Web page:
There is a God-shaped hole in the heart of 42, the 2013 film that depicts the inspiring story of Jackie Robinson. Observers noticed it at the time, pointing out that the film mostly ignored the role that faith played in Robinson’s life and in Branch Rickey’s decision to sign him to the Brooklyn Dodgers in 1947. And the film is not the only account of Robinson’s life that downplays religion. While Rickey’s stalwart Methodist convictions have been widely recognized, most biographies of Robinson provide limited attention to his own faith.
Not so in Michael G. Long’s and Chris Lamb’s Jackie Robinson: A Spiritual Biography(Westminster John Knox Press) and Ed Henry’s 42 Faith: The Rest of the Jackie Robinson Story(Thomas Nelson). Published earlier this year, both books claim to offer a thorough look at the religious dimensions of Robinson’s life.
Ed Henry worked at CNN for eight years before joining Fox News Channel in 2011 as chief national correspondent. His desire to write a book about Jackie Robinson’s faith grew out of his reporter’s instincts. In 2007 freelance journalist Donna Shor told him that her father-in-law, Rev. L. Wendell Fifield, was involved with Branch Rickey’s decision to sign Robinson. In 1945, she claimed, Rickey visited Fifield’s Plymouth Church of the Pilgrims in Brooklyn, where he prayed for assurance from God that signing Robinson was the right move to make. Hearing Shor’s story, Henry writes, “sent me on this journey to find out how much of a role faith played” in bringing Robinson and Rickey together and in empowering Robinson to succeed.
Four years later, Henry heard from Shor again. This time she told him that her daughter, Donnali Fifield, found an essay that Rev. Fifield’s wife, June, had written in the mid-1960s about Branch Rickey’s encounter with God at Plymouth Church. Henry read a copy of the essay. He and his producer, Jamie Crawford, then published a story on CNN revealing the details.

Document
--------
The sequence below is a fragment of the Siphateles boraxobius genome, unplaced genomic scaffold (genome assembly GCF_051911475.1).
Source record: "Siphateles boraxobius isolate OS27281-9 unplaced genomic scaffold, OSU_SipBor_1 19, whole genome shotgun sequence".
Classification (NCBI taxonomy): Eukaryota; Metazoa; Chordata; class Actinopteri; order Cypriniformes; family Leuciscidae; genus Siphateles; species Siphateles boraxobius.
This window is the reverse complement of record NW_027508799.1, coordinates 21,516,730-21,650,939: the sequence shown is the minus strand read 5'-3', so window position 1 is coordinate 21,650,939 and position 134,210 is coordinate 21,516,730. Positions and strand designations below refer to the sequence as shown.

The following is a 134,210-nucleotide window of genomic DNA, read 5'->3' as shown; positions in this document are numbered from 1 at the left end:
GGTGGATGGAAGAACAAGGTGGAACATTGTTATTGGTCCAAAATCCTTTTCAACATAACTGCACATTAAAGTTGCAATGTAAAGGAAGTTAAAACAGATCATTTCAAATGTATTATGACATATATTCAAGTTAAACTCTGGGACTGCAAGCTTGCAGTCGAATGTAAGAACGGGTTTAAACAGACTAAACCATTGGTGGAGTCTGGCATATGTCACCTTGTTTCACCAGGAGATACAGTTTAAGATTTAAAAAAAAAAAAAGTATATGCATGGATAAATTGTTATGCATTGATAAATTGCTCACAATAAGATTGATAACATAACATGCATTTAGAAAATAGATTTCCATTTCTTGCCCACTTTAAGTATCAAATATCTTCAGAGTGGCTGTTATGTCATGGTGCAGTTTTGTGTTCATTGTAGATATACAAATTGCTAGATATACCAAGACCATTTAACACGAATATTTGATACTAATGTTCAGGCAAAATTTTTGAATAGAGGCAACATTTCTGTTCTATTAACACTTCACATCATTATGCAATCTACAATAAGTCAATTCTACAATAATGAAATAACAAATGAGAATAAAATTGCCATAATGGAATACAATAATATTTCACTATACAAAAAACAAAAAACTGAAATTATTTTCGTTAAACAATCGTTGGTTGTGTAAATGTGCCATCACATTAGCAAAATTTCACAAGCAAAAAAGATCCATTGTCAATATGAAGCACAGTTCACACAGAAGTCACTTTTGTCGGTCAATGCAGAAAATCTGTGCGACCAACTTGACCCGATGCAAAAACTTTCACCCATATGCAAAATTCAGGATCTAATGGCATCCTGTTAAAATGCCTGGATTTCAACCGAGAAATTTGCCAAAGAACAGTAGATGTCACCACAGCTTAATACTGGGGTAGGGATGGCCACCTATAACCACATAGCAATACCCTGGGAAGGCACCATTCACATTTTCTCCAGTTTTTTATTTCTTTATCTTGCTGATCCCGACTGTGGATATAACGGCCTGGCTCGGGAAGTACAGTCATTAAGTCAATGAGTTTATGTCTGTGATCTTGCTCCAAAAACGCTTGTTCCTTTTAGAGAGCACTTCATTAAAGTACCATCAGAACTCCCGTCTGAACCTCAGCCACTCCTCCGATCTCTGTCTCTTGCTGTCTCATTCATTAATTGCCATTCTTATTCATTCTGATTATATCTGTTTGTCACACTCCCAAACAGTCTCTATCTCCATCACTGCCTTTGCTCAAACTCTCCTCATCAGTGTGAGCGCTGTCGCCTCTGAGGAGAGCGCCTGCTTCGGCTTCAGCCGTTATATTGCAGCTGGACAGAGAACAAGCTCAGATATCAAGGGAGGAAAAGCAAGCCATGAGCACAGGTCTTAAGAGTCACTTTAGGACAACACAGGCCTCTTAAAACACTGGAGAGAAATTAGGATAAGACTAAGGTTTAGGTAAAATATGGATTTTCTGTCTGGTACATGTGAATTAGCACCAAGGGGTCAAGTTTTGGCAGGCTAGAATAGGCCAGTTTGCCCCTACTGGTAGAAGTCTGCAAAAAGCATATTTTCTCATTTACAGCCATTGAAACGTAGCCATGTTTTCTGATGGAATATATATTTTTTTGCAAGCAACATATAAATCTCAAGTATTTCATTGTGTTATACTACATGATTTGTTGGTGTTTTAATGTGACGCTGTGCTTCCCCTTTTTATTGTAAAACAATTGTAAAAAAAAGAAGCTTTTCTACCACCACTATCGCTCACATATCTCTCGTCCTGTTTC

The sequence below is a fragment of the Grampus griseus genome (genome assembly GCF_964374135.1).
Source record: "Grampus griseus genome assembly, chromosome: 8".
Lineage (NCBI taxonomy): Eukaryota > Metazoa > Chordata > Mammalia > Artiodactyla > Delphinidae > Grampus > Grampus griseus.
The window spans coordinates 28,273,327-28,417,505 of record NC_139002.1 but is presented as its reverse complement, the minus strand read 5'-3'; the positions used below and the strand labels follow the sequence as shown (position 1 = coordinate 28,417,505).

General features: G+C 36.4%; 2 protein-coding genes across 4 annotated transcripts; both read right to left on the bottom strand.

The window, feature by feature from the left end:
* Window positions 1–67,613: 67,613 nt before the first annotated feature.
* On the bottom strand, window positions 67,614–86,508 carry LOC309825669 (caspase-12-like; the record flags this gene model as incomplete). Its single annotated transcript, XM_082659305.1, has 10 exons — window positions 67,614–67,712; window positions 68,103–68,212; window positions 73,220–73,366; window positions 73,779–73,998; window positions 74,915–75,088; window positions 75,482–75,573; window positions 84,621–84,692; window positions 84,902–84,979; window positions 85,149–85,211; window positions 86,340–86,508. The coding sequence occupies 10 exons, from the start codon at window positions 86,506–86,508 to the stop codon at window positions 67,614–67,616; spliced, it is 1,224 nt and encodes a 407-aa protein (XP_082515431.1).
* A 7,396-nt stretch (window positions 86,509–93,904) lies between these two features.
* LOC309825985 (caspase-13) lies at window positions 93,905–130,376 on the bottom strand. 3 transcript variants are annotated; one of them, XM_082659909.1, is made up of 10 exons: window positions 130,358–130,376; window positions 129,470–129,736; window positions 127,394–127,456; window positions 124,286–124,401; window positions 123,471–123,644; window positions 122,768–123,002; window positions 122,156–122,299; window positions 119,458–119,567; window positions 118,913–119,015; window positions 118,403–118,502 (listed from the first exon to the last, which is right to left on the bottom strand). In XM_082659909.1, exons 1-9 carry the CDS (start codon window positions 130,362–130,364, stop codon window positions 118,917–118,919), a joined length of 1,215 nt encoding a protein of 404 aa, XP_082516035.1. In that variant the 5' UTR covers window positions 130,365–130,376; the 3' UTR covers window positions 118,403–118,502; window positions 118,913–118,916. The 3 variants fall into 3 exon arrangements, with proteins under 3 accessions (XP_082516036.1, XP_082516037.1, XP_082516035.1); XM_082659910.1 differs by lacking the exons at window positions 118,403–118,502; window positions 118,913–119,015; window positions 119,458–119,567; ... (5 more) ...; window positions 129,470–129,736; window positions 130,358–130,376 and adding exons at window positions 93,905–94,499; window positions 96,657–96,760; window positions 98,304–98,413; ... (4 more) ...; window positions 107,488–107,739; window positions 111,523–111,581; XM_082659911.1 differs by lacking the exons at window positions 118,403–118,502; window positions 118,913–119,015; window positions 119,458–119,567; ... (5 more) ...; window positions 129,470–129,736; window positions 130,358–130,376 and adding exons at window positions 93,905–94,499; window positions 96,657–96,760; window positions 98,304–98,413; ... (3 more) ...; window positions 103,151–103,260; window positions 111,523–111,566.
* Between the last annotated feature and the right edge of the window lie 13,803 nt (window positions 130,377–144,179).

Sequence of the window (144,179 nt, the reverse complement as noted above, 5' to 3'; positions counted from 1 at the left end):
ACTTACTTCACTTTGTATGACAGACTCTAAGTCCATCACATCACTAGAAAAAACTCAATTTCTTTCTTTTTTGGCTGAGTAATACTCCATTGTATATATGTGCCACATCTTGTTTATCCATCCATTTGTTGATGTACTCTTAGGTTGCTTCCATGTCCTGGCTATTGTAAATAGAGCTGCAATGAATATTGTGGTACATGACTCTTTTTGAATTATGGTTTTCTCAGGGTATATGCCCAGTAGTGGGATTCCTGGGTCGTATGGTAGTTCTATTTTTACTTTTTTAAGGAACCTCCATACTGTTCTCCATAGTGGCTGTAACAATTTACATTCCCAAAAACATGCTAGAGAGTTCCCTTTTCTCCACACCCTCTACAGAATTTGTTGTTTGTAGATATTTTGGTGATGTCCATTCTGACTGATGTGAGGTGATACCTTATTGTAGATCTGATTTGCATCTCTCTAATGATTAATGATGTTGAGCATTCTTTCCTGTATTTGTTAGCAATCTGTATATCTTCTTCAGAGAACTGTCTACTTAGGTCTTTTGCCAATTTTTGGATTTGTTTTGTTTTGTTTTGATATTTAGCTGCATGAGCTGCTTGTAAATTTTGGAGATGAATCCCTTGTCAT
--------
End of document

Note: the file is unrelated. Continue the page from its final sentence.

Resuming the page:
June Fifield’s essay about Branch Rickey is a central piece of 42 Faith—an odd move, given that Rickey has received plenty of attention for his religious convictions. That Rickey visited a church to pray before deciding to sign Robinson is hardly surprising. Nevertheless, Henry portrays the essay as a “remarkable historical twist.” It is indeed interesting, but more for what it might reveal about June Fifield than for what it reveals about Rickey. In Fifield’s own words, she wrote the essay as “a plea to Jackie Robinson to realize what went into the launching of his career—that someone cared enough to grope for wisdom beyond himself, to call upon God’s guidance—and that the man who did this was, in common erroneous parlance, ‘white.’” That is a fascinating claim to make, coming as it did in the mid-1960s, at the height of the civil rights movement. Henry, however, offers no insight into why June Fifield wanted Jackie Robinson to remember that a white man helped him.
Joining Fifield’s essay as a central feature of 42 Faith is Ed Henry himself. Nearly every chapter begins with details about Henry’s investigative work. He describes visiting the Chicago hotel where a Brooklyn Dodgers scout first met with Robinson. He details his visit to Robinson’s old neighborhood. He stops by the place where Ebbets Field, the Dodgers’ old stomping grounds, used to stand. And then there are the interviews. Henry makes sure to insert himself into the narrative, describing the scene of the interview and, of course, the dogged, hard-working reporter asking all of the right questions. So persistent is Henry in making himself the star of the show that he concludes the book with a vignette about…his book. Robinson’s habit of kneeling for nightly prayers provides the set-up for Henry’s description of how God provided a publisher for 42 Faith after Henry had almost given up hope.